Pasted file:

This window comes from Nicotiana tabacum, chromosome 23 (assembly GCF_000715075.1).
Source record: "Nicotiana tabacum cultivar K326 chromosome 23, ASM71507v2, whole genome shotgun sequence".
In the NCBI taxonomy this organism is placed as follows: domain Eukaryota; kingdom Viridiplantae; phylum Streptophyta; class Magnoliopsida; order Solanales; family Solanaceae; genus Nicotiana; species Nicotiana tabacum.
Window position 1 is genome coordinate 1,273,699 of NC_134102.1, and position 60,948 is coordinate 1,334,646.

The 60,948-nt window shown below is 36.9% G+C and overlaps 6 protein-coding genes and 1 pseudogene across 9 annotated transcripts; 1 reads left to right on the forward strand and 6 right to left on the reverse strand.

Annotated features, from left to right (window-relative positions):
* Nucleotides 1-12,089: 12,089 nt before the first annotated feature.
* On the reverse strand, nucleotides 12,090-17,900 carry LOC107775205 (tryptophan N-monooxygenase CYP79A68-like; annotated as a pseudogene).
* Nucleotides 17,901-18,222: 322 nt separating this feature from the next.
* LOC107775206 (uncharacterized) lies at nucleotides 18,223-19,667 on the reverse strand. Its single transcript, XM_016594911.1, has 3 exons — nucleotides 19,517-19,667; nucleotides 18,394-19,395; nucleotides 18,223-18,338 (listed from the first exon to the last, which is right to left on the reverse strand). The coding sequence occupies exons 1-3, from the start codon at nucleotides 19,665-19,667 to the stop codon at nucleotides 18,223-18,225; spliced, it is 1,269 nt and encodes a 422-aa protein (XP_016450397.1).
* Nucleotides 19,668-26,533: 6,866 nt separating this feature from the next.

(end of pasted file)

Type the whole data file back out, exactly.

This window comes from Nicotiana tabacum, chromosome 23 (assembly GCF_000715075.1).
Source record: "Nicotiana tabacum cultivar K326 chromosome 23, ASM71507v2, whole genome shotgun sequence".
In the NCBI taxonomy this organism is placed as follows: domain Eukaryota; kingdom Viridiplantae; phylum Streptophyta; class Magnoliopsida; order Solanales; family Solanaceae; genus Nicotiana; species Nicotiana tabacum.
Window position 1 is genome coordinate 1,273,699 of NC_134102.1, and position 60,948 is coordinate 1,334,646.

The 60,948-nt window shown below is 36.9% G+C and overlaps 6 protein-coding genes and 1 pseudogene across 9 annotated transcripts; 1 reads left to right on the forward strand and 6 right to left on the reverse strand.

Annotated features, from left to right (window-relative positions):
* Nucleotides 1-12,089: 12,089 nt before the first annotated feature.
* On the reverse strand, nucleotides 12,090-17,900 carry LOC107775205 (tryptophan N-monooxygenase CYP79A68-like; annotated as a pseudogene).
* Nucleotides 17,901-18,222: 322 nt separating this feature from the next.
* LOC107775206 (uncharacterized) lies at nucleotides 18,223-19,667 on the reverse strand. Its single transcript, XM_016594911.1, has 3 exons — nucleotides 19,517-19,667; nucleotides 18,394-19,395; nucleotides 18,223-18,338 (listed from the first exon to the last, which is right to left on the reverse strand). The coding sequence occupies exons 1-3, from the start codon at nucleotides 19,665-19,667 to the stop codon at nucleotides 18,223-18,225; spliced, it is 1,269 nt and encodes a 422-aa protein (XP_016450397.1).
* Nucleotides 19,668-26,533: 6,866 nt separating this feature from the next.